By Meena Malik
A young Muslim graduates high school and goes off to college, and then discovers that she is indeed a Muslim and begins practicing Islam through self-motivation. Sound familiar? Did it happen to you? Well, it sure happened to me.
There’s just a slight catch-22 that us newly-caring Muslims might face though—we benefit from having been raised in a Muslim family, but simultaneously feel as if we are fresh converts to Islam in some aspects of our faith. We might remember how to properly make wudu from Sunday School, but maybe forgot or never learned how to read Arabic. We might be familiar with what the Qur’an teaches about Prophet Jesus peace be upon him, but maybe never learned about mahram family relationships. Other than just plain ignorance of certain issues, we might also have years of misunderstandings and misconceptions of Islam that we learned from a young age to overcome as well.
At the time when I was experiencing this myself, I looked at the converts around me and found so much respect for them. I thought, they probably know how to pray better than I do, or look at how much time and effort they are putting into learning how to read Arabic, or wow, they are reading so many books about Islam. And then I decided—it’s time that Muslims who go through an awakening and want to start practicing Islam welcome that kind of learning spirit and dedicated effort in their own lives.
Here is my advice on three things for young Muslims who find themselves in this situation to do over the next school year. The following three pieces of advice are great things to work on while you have a lot of free time, flexibility of planning your schedule, and have a group of Muslim students around you.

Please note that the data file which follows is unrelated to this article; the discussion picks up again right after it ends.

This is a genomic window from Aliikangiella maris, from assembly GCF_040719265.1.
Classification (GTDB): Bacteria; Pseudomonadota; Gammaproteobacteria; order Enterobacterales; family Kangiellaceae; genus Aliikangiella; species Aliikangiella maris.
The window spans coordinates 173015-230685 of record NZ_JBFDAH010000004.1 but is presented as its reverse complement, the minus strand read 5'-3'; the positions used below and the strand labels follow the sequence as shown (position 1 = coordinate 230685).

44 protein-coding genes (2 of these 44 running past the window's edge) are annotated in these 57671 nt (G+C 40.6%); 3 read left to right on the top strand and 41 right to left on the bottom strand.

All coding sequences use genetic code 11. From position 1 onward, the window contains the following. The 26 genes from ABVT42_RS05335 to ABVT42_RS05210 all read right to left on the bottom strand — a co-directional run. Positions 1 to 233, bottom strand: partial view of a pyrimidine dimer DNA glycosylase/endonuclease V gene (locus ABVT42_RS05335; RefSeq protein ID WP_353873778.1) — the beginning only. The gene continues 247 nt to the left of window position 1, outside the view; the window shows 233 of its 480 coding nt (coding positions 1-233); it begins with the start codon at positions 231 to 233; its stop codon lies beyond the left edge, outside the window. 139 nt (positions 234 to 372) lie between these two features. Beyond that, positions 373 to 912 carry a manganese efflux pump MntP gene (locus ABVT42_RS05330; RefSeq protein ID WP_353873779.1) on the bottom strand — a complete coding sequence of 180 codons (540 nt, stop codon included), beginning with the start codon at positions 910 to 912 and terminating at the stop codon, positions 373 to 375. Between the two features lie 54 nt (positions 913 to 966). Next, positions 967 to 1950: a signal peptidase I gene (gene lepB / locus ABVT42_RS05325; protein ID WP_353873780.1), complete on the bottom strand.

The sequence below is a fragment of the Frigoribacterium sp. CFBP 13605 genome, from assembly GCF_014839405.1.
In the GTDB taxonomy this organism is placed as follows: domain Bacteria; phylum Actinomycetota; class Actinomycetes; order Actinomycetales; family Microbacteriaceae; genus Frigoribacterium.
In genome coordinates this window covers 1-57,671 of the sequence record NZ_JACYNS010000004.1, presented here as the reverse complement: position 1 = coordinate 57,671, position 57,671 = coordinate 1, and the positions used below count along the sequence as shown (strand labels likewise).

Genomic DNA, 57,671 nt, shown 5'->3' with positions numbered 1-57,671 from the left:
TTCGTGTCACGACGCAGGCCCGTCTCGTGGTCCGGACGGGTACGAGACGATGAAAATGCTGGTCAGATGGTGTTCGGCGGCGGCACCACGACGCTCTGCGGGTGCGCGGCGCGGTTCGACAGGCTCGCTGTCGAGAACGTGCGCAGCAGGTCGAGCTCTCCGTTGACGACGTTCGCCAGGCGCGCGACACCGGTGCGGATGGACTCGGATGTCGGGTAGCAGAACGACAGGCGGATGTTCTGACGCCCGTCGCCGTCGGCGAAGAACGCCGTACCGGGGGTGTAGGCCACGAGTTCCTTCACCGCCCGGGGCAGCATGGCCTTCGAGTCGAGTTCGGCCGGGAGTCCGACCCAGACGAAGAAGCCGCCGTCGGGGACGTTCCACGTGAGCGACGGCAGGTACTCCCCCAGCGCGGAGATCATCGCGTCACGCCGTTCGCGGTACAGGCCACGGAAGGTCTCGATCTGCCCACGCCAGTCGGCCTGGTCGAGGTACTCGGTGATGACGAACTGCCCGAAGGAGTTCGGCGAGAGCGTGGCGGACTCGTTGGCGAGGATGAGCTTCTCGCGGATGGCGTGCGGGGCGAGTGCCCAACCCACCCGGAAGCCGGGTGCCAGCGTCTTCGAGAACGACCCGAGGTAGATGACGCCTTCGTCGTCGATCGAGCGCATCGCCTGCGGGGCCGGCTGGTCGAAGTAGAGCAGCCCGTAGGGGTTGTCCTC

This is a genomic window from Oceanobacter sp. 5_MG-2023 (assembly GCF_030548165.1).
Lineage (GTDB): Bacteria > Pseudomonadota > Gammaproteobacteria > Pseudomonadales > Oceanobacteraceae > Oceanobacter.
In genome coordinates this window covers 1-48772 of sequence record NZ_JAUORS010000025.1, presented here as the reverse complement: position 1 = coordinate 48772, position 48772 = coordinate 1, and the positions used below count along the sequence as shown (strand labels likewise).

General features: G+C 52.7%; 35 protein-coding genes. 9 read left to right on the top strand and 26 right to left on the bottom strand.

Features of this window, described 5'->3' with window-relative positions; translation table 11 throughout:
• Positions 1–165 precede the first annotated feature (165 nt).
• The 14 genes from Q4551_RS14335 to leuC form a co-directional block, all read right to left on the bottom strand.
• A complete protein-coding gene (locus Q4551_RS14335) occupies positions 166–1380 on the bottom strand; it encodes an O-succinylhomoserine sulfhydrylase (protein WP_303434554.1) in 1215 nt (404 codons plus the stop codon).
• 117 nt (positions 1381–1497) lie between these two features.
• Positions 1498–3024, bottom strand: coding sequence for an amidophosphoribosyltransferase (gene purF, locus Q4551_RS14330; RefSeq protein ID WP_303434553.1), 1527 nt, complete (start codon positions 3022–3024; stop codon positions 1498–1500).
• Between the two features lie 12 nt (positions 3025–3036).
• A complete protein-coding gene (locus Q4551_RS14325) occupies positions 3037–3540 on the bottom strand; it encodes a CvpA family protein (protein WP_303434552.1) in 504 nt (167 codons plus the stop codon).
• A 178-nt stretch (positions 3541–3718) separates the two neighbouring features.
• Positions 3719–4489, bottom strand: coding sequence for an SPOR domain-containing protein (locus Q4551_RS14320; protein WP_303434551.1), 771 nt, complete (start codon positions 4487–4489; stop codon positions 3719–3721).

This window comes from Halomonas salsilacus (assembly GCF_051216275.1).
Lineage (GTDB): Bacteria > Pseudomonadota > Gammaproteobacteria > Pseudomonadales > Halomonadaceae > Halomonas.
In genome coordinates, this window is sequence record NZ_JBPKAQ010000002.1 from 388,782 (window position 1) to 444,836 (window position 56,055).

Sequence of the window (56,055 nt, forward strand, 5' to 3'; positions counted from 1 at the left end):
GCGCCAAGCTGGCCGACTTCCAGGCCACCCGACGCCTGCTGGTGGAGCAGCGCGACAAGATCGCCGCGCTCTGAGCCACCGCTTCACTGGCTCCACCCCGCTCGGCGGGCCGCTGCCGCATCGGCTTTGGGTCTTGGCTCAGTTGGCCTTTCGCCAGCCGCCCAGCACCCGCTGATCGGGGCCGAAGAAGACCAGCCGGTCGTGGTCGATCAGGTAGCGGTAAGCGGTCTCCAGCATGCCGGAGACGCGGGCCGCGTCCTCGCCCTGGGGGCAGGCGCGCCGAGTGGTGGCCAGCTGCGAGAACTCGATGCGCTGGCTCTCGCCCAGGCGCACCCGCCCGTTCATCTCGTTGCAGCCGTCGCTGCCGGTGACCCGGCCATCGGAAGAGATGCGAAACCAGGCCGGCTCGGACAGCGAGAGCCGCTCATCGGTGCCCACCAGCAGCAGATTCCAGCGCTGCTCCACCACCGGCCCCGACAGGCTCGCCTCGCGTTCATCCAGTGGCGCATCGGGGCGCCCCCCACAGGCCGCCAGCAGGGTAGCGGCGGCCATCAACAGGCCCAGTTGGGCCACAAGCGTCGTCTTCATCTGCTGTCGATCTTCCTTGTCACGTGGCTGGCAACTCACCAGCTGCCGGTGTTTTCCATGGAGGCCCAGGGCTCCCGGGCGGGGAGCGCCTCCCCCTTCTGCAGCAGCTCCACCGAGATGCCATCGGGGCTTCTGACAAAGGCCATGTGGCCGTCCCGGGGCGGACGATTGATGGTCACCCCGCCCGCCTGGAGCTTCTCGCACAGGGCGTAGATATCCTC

1. Relearn your daily prayers.
Many of us learned how to pray at a young age, and maybe we forgot how to do some of it, were taught incorrectly, or were not taught about prayer with all of its complexities. Salah is a pillar of Islam and is one of the most vital acts of worship for believers. Pretend like you never learned how to pray, and completely relearn how to pray. Take a class or read a book about how to pray and all the rulings associated with different scenarios that can happen during prayer. Utilize local scholars, and also take advantage of the group dynamic you have in the MSA. Ask a brother or sister to help you, even if it is just testing you on one dua related to prayer a week for the entire semester. I know, this sounds way too simple—but this is too important to skim over and ignore. By the end of your praying re-education, you should be able to correctly perform prayer without any doubt that it is one hundred percent legitimate.
2. Thoroughly Revise all of the Qur’an You Memorized as a Kid
How many of us learned how to rattle off surahs as kids to our parents or Qur’an teachers? It is so vital for us to thoroughly revise all of the Qur’an that we have memorized as kids, to make sure that we have memorized it correctly and recite it correctly. It is very likely that we have forgotten surahs that we knew as kids. How many of us memorized the last juz of the Qur’an, but now can’t recite it fifteen years later? The Qur’an has a right over us, and we will be asked about all of the Qur’an we have forgotten. (Let’s just hope you’re not a hafidth, otherwise this will take ages!) You are so blessed to be around other Muslim students who probably also have a lot of time on their hands. Find a buddy or two and schedule your free time for memorizing together or testing one another.
3. Improve Your Ability to Read and Recite the Qur’an
If you were lucky as a kid, your parents took (in some cases, dragged) you to Arabic and Qur’an reading classes. If you are lucky, you still pretty much remember how to read Arabic and how to recite the Qur’an decently well. But there is a great likelihood that you forgot how to read Arabic, or never really learned how to pronounce a letter or two or all of the recitation rules. If you keep asking yourself, when I recite Surat al Fatiha, why doesn’t it sound like the imam at the masjid?, then you know you are desperately in need of help. The validity of your prayer and your ability to revise your memorization heavily rely on your ability to read and recite Arabic correctly.
Get a local Qur’an teacher to test you and see what level you are at. You might be surprised to know that he or she has seven year old students who are at a much more advanced level than you! Then, identify your resources (local teachers, classes at nearby masjids, or other Muslim students who can help you improve) and get on it.